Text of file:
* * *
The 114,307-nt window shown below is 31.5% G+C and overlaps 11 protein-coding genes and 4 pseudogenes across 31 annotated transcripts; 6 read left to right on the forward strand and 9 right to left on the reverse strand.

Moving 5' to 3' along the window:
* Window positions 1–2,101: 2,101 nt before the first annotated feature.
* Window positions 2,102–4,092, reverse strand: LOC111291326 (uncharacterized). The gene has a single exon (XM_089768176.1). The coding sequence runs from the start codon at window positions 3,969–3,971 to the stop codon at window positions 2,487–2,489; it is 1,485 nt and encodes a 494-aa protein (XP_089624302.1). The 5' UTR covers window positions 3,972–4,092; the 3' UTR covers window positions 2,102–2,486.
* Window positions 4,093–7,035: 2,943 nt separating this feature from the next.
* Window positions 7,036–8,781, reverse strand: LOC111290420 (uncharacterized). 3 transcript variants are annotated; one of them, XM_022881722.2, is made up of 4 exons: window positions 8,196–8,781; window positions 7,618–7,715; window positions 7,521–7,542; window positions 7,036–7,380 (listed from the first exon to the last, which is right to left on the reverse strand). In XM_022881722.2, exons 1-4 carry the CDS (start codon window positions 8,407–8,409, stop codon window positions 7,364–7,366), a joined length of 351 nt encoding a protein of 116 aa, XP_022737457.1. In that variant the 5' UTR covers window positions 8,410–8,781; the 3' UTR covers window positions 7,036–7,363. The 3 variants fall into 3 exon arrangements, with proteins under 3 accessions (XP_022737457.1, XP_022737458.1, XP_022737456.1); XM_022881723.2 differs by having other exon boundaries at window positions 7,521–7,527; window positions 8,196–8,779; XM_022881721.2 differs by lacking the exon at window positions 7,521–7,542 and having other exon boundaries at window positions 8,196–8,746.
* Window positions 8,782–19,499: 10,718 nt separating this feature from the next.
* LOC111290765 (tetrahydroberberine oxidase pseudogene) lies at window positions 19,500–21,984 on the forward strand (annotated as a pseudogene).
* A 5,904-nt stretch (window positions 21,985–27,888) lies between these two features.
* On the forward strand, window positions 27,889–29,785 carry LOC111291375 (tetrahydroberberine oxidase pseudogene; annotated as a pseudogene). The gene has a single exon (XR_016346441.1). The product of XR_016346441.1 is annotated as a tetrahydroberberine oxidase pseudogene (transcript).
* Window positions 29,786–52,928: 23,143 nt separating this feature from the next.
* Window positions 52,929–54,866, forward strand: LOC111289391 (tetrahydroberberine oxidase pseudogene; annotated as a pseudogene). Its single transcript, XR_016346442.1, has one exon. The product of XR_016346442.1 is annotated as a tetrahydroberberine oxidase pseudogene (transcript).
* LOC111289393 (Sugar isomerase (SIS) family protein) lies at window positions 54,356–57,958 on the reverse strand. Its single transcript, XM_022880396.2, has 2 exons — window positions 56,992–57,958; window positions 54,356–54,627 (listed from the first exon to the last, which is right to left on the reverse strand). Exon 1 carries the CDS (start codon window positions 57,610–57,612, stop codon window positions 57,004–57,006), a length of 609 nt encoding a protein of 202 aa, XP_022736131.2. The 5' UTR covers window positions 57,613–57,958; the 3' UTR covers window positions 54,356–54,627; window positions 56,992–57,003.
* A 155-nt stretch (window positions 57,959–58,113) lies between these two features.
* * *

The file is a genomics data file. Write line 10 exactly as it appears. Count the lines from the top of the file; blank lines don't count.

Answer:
* On the forward strand, window positions 27,889–29,785 carry LOC111291375 (tetrahydroberberine oxidase pseudogene; annotated as a pseudogene). The gene has a single exon (XR_016346441.1). The product of XR_016346441.1 is annotated as a tetrahydroberberine oxidase pseudogene (transcript).